By Ashley Halsey III
Washington Post Staff Writer
Tuesday, September 21, 2010; A3
Send police on a mission and they will catch a bucketload of people violating laws against cellphone use behind the wheel, but laws without enforcement seem to get ignored.
Those conclusions reflect the results of recent federally funded crackdowns in New York and Connecticut and a roadside survey in Southern California.
What to do about a practice widely seen as a danger on the highway will be the subject Tuesday of the second national meeting of transportation experts, safety advocates and police convened by U.S. Transportation Secretary Ray LaHood.
Since LaHood's first summit on the subject a year ago, the number of states that ban use of handheld cellphones while driving has risen to eight and the number that prohibit text messaging has increased to 30. Legislation in Congress would dangle additional funding to states that ban both.
In what might be a turning point, the Governors Highway Safety Association (GHSA) will consider whether to endorse a complete ban on cellphone use while driving when it begins its annual meeting Sunday.
Though the GHSA is little known to the general public, endorsement of a total ban could prove pivotal in swaying the debate over the technology America has come to love and the risk it poses on the roadway. The GHSA, made up of state highway safety officials from across the nation, carries clout in the transportation community, and other groups could follow its lead.
The nonprofit National Safety Council is on record favoring a total prohibition. The council has estimated that cellphone use is responsible for 1.4 million crashes a year, about 28 percent of the national total.
Although LaHood launched his distracted-driving crusade with an attack on text messaging, he's not been shy about saying that all cellphone use is too dangerous to be tolerated.
"We've taken some baby steps," he said last week. "Now we have to take some giant leaps. This issue of distracted driving is as significant as drunk driving."
Drunk driving wasn't taken as seriously until Mothers Against Drunk Driving and highly publicized police crackdowns put people in handcuffs. Seat-belt use was minimal until the "Click It or Ticket" campaign. In the Washington region, the Smooth Operator crackdown has raised awareness that arrest is a consequence of aggressive driving.
One of the major questions about distracted drivers has been whether they would obey the law. Drivers know it's tough to spot them when they send text messages, and that most police forces are too busy to make catching them a priority.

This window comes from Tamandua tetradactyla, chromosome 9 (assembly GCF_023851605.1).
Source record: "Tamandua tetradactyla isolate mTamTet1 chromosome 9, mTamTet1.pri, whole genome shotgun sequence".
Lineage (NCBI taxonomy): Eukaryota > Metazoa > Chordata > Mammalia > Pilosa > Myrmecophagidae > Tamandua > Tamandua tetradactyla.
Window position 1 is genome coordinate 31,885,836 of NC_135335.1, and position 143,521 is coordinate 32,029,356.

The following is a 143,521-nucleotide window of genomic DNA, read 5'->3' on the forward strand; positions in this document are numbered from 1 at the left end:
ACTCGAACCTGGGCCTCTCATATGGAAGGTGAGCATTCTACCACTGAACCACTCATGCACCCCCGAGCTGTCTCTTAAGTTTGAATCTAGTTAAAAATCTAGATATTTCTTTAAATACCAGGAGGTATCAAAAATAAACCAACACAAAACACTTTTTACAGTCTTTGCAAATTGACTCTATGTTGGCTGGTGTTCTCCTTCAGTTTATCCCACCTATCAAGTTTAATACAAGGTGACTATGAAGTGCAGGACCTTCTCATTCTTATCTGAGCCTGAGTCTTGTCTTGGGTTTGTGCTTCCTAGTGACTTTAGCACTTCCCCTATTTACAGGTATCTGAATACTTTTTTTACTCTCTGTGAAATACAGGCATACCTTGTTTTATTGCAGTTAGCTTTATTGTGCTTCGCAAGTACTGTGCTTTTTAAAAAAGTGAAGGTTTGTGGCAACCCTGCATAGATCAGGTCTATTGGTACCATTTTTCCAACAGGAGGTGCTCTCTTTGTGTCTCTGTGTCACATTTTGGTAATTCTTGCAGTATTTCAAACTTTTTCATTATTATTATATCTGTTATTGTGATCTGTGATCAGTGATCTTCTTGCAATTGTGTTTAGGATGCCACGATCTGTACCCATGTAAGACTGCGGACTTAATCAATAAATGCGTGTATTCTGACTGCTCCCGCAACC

"Whenever I'm driving around Washington, almost every car has a person with a cellphone to their ear," LaHood said, even though use of handheld phones while driving is banned in the District.
In Fairfax County, police frustrated by the ineffectiveness of a state law banning texting while driving recently announced they would use an old law requiring drivers to "pay full time and attention" to crack down on the practice. Police are also using sport-utility vehicles and trucks to help them look down into vehicles and spot violators. To see whether prohibitions could be effectively enforced, the federal government funded pilot programs in Syracuse, N.Y., and Hartford, Conn., states where texting and handheld use are banned. Each city sent additional officers out for two one-week periods to catch violators.
They found that it is relatively easy to catch someone who has a phone pressed to his ear and quite difficult to spot someone texting. In Syracuse, they issued 4,172 citations to cellphone violators and 284 to texters. The results were similar in Hartford.
"Some officers would sit somewhere above the road, looking down," said Capt. Shannon Trice, who heads the police traffic division in Syracuse. "They found that was the most success with texting, since most people do texting in their laps."
Although both cities counted the effort as a success, neither could afford to maintain the same level of vigilance once the federal funding expired.
"Unfortunately, the officers have other duties," Trice said.
Pointing to the seat-belt enforcement effort, he said police must bring the message home with enforcement whenever they can.
"It's going to take a long time," he said. "But every citation we give out, I'm sure that person tells 20 other people about getting it."
The American Automobile Association affiliate in Southern California concluded that police weren't doing enough after it conducted a roadside survey at seven locations.
The Automobile Club of Southern California found that 19 months after the state banned text messaging, the number of drivers doing it had almost doubled. The use of handheld phones, also banned, had remained unchanged.
The group said the California highway patrol issues an average of 200 texting citations each month, compared with 12,500 for handheld cellphone use.